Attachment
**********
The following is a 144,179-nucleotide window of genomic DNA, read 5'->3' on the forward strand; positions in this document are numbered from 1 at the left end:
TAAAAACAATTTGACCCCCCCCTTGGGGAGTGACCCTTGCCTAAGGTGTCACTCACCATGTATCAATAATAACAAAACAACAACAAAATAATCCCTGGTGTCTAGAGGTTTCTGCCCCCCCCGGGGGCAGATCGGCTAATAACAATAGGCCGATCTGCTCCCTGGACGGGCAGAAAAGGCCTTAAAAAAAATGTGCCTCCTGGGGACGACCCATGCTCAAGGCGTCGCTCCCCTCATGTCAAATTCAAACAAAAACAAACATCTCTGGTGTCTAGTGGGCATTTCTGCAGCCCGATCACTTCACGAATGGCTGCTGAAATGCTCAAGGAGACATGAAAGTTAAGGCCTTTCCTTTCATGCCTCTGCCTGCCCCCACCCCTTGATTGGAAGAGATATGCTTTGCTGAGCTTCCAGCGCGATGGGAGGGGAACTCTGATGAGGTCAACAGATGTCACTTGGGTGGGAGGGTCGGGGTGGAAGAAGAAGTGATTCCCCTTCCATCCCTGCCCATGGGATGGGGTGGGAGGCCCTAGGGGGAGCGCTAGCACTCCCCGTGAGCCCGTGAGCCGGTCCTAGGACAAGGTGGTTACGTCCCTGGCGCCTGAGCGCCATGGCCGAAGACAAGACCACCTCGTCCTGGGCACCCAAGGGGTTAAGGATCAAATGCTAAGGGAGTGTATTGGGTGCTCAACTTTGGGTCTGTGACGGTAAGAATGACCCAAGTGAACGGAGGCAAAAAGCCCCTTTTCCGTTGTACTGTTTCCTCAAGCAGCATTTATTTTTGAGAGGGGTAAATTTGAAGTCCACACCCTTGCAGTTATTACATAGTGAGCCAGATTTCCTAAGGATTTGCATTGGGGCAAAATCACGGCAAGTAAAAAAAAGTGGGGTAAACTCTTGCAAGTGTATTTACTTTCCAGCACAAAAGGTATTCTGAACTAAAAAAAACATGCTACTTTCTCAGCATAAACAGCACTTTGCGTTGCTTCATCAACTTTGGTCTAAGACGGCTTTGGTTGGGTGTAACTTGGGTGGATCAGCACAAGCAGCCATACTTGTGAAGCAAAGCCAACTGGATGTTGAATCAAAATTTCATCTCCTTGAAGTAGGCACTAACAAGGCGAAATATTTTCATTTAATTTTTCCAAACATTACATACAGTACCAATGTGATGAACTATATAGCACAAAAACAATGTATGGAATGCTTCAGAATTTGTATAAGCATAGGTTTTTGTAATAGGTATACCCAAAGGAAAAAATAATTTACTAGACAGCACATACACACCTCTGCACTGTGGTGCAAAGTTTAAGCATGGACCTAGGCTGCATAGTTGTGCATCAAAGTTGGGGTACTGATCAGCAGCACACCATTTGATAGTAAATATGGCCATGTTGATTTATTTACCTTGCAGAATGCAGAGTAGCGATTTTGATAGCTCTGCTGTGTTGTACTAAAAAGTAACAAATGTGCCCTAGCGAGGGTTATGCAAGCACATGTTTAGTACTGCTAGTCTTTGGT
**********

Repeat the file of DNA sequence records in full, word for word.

The following is a 144,179-nucleotide window of genomic DNA, read 5'->3' on the forward strand; positions in this document are numbered from 1 at the left end:
TAAAAACAATTTGACCCCCCCCTTGGGGAGTGACCCTTGCCTAAGGTGTCACTCACCATGTATCAATAATAACAAAACAACAACAAAATAATCCCTGGTGTCTAGAGGTTTCTGCCCCCCCCGGGGGCAGATCGGCTAATAACAATAGGCCGATCTGCTCCCTGGACGGGCAGAAAAGGCCTTAAAAAAAATGTGCCTCCTGGGGACGACCCATGCTCAAGGCGTCGCTCCCCTCATGTCAAATTCAAACAAAAACAAACATCTCTGGTGTCTAGTGGGCATTTCTGCAGCCCGATCACTTCACGAATGGCTGCTGAAATGCTCAAGGAGACATGAAAGTTAAGGCCTTTCCTTTCATGCCTCTGCCTGCCCCCACCCCTTGATTGGAAGAGATATGCTTTGCTGAGCTTCCAGCGCGATGGGAGGGGAACTCTGATGAGGTCAACAGATGTCACTTGGGTGGGAGGGTCGGGGTGGAAGAAGAAGTGATTCCCCTTCCATCCCTGCCCATGGGATGGGGTGGGAGGCCCTAGGGGGAGCGCTAGCACTCCCCGTGAGCCCGTGAGCCGGTCCTAGGACAAGGTGGTTACGTCCCTGGCGCCTGAGCGCCATGGCCGAAGACAAGACCACCTCGTCCTGGGCACCCAAGGGGTTAAGGATCAAATGCTAAGGGAGTGTATTGGGTGCTCAACTTTGGGTCTGTGACGGTAAGAATGACCCAAGTGAACGGAGGCAAAAAGCCCCTTTTCCGTTGTACTGTTTCCTCAAGCAGCATTTATTTTTGAGAGGGGTAAATTTGAAGTCCACACCCTTGCAGTTATTACATAGTGAGCCAGATTTCCTAAGGATTTGCATTGGGGCAAAATCACGGCAAGTAAAAAAAAGTGGGGTAAACTCTTGCAAGTGTATTTACTTTCCAGCACAAAAGGTATTCTGAACTAAAAAAAACATGCTACTTTCTCAGCATAAACAGCACTTTGCGTTGCTTCATCAACTTTGGTCTAAGACGGCTTTGGTTGGGTGTAACTTGGGTGGATCAGCACAAGCAGCCATACTTGTGAAGCAAAGCCAACTGGATGTTGAATCAAAATTTCATCTCCTTGAAGTAGGCACTAACAAGGCGAAATATTTTCATTTAATTTTTCCAAACATTACATACAGTACCAATGTGATGAACTATATAGCACAAAAACAATGTATGGAATGCTTCAGAATTTGTATAAGCATAGGTTTTTGTAATAGGTATACCCAAAGGAAAAAATAATTTACTAGACAGCACATACACACCTCTGCACTGTGGTGCAAAGTTTAAGCATGGACCTAGGCTGCATAGTTGTGCATCAAAGTTGGGGTACTGATCAGCAGCACACCATTTGATAGTAAATATGGCCATGTTGATTTATTTACCTTGCAGAATGCAGAGTAGCGATTTTGATAGCTCTGCTGTGTTGTACTAAAAAGTAACAAATGTGCCCTAGCGAGGGTTATGCAAGCACATGTTTAGTACTGCTAGTCTTTGGT